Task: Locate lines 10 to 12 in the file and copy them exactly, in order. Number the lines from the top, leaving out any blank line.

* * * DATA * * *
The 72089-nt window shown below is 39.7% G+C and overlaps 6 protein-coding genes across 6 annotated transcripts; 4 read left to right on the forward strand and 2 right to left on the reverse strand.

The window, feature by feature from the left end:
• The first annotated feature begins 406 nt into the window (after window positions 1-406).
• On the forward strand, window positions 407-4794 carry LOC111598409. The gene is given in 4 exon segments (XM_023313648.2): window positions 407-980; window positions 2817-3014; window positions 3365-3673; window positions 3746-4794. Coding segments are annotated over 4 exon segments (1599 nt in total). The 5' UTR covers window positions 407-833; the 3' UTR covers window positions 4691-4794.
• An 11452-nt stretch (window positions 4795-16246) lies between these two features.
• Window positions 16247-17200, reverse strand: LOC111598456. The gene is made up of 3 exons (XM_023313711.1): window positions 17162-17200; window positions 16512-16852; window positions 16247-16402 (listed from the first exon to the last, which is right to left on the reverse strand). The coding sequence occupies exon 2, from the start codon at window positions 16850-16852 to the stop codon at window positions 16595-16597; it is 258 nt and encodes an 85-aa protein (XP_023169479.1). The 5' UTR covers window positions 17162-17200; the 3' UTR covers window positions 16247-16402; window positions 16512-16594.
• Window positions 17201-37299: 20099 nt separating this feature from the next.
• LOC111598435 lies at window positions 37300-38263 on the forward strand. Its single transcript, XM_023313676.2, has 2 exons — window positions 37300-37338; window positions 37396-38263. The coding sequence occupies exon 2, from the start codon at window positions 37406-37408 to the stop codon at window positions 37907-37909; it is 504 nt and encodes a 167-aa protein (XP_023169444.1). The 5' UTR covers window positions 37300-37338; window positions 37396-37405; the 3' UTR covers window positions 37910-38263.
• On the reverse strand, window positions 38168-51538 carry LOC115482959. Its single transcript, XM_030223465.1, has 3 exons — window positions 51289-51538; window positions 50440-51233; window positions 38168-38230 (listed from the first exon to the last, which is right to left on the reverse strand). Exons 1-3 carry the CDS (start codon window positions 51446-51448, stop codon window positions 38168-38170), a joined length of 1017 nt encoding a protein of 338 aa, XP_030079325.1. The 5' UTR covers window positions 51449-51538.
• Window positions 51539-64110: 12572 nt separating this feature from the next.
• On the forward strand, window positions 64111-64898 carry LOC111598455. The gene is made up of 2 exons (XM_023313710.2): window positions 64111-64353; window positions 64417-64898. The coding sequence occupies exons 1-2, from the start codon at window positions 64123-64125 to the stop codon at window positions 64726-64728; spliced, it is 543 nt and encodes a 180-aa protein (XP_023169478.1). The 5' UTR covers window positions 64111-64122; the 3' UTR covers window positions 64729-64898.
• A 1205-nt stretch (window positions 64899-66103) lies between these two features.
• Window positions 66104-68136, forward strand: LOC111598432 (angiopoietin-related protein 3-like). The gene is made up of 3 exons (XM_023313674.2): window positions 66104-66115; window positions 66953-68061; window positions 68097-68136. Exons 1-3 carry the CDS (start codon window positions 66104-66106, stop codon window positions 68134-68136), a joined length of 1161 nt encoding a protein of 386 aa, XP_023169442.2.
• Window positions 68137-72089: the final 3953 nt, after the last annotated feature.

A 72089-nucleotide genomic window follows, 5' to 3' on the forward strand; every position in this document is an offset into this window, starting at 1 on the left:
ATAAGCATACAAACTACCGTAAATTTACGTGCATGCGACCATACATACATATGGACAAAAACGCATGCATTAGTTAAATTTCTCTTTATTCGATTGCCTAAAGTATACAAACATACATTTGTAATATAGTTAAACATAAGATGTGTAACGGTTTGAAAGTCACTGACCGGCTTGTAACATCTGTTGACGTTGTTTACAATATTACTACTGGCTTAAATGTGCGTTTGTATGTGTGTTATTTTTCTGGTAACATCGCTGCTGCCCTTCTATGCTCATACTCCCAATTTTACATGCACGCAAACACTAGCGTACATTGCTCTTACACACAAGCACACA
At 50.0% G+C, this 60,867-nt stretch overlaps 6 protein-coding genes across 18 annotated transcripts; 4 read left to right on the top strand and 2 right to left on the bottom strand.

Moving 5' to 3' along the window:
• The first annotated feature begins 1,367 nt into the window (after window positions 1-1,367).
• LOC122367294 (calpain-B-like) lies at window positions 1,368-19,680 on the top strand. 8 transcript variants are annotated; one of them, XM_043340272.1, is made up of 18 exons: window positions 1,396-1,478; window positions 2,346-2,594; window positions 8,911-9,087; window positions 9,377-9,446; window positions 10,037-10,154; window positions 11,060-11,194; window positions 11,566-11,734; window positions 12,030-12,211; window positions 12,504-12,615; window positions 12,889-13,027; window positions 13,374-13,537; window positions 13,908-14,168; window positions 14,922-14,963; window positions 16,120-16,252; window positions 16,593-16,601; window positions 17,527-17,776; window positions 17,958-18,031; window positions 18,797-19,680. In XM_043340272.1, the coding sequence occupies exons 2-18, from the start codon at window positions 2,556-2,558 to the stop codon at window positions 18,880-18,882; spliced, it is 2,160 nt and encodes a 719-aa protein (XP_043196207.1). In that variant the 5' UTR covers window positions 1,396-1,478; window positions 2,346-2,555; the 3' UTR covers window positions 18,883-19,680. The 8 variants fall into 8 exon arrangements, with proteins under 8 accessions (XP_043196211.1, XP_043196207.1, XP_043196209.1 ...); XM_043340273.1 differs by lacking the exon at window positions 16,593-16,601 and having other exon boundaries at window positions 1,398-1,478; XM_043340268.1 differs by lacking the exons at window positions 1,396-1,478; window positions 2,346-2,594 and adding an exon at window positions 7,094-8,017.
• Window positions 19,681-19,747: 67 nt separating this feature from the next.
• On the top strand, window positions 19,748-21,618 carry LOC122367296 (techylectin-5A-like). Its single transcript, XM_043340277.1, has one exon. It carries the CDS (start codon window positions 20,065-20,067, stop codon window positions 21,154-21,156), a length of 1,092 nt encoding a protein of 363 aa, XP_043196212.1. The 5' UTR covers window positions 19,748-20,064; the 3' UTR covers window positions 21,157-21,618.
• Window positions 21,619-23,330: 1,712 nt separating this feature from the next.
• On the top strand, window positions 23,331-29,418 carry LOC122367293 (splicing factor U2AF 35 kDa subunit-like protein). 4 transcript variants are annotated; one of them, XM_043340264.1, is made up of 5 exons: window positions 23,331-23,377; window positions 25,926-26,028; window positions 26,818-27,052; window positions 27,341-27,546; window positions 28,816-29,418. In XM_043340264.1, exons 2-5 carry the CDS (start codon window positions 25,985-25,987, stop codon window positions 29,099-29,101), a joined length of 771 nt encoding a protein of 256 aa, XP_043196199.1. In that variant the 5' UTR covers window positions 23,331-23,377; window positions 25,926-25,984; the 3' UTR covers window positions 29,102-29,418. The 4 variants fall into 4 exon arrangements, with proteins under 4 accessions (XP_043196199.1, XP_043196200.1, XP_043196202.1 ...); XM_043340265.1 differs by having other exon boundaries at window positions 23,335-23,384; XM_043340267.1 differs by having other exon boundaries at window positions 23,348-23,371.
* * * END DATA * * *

• Window positions 51539-64110: 12572 nt separating this feature from the next.
• On the forward strand, window positions 64111-64898 carry LOC111598455. The gene is made up of 2 exons (XM_023313710.2): window positions 64111-64353; window positions 64417-64898. The coding sequence occupies exons 1-2, from the start codon at window positions 64123-64125 to the stop codon at window positions 64726-64728; spliced, it is 543 nt and encodes a 180-aa protein (XP_023169478.1). The 5' UTR covers window positions 64111-64122; the 3' UTR covers window positions 64729-64898.
• A 1205-nt stretch (window positions 64899-66103) lies between these two features.